How to Survive Long-Haul Flights

Until airline passengers can be beamed from A to B like Star Trek, or knocked out in coffin-like capsules as in The Fifth Element, you can be assured that somewhere along your airborne journey you will experience at least one of the following flight annoyances.

1. The older woman swaying in the air conditioning breeze due to imbibing too much alcohol prior to take-off will sit in the row behind you. The cocktail of her strong perfume infused with the alcoholic fumes from her mouth will create a nauseating stench that wafts straight to your seat.

2. The two bogan couples with whom you avoided eye contact as they pushed past you on the check-in will beyond any doubt occupy the row in front of you and continue their boganesque behaviour through the entire flight from Sydney to Dubai.

3. The quiet person next to you will fall asleep while listening to their favourite tunes. You will get some sleep, but you will be jolted out of your slumber to the beat of doof-doof music emanating from their headphones.

Long-Haul Flights

4. You will hear people laughing out loud on the other side of the cabin when you fly the whisper-quiet A380. Just when you’re about to nod off to sleep.

5. You can never be prepared for the instant claustrophobia when the person in front of you suddenly reclines their seat.

6. No matter who they are, the person behind you will grab your seat and pull it forward to steady themselves as they get up to go to the bathroom.

7. You will severely regret not wearing your shoes when nature calls at 30,000 feet. Bad aim is rampant in airplane toilets. While you understand the effects of turbulence don’t forget that 99% of the male population can’t aim on terra firma.

Long-Haul Flights Long-Haul Flights

8. The smell of pre-cooked bacon, eggs and spicy sausages heating in the ‘kitchen’ will tickle your nose and trigger your gag reflex particularly when it is served at a time zone when you should be in deep sleep.

9. The couple struggling with folding their stroller in the boarding queue will invariable sit within two rows of you, their toddler screaming all the way from Milano to Palermo.

10. The kid who nearly tackled you to take up the window seat right behind you will kick your seat and play with the tray for the entire trip from Palermo to Venice. Naturally, his mother will sit idly by him and say nothing. It is your duty to give him the evil eye as you alight from the plane and shake your head at her when she catches you.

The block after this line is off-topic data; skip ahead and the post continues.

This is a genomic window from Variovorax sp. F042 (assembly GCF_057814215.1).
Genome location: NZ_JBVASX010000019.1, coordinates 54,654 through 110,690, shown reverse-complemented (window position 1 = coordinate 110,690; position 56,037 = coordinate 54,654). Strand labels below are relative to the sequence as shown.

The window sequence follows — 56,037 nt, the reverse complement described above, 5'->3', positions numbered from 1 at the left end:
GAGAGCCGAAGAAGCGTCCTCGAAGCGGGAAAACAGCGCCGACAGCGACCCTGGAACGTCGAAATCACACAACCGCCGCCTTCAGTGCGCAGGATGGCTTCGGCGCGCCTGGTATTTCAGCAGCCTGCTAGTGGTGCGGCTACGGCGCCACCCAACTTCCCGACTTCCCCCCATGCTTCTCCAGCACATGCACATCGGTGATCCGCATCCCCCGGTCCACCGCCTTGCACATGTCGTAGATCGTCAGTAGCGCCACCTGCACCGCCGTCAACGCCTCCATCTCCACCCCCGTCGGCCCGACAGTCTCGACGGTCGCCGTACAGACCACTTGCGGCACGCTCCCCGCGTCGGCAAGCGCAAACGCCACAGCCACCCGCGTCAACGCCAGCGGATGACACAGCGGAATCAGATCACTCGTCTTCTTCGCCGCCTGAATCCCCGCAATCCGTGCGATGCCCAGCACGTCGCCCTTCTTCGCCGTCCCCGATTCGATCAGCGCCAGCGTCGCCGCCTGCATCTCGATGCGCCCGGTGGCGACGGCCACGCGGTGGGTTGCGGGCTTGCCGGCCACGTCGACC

11. The girl behind you will relentlessly use the touch screen entertainment system attached to the back of your seat as dartboard practice with her false nails. After careful consideration, you will be at liberty to jam your seat back and forth a few times particularly when her dinner is served.

12. Last but foremost, the screaming baby with Olympic lungs will keep you and the entire cabin awake through the 7 hour night flight from Paris to Dubai. Furthermore, as you alight for a brief stopover, your fears will be realised when they board the same non-stop 14 hour flight from Dubai to Sydney and sit three rows in front of you. The blaring crescendo of that crying baby will null the effects of any alcohol or sleeping tablets you may have taken.

Here’s What to Do to Survive Long-Haul Flights

1. Recline your cattle class seat as far back as you can and forget about counting sheep to fall asleep.
2. Switch on the in-flight entertainment system.
3. Select Star Trek XI as the movie of choice.
4. In between deciding if you like the new Spock or Kirk best, repeat the words “Beam me up Scotty” until your plane touches down on the tarmac.
5. Remember to smile back at the flight attendants as they thank you for flying with them.


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About the author

Corinne Mossati

Corinne Mossati is the Founder/Editor of popular online magazine Gourmantic and Cocktails & Bars, a website dedicated to cocktail culture and the discerning drinker. She is named in Australian Bartender Magazine’s Top 100 Most Influential List since 2013, is a member of The Academy responsible for judging the World’s 50 Best Bars. She has also judged the inaugural Australasian Whisky Awards and various national cocktail competitions.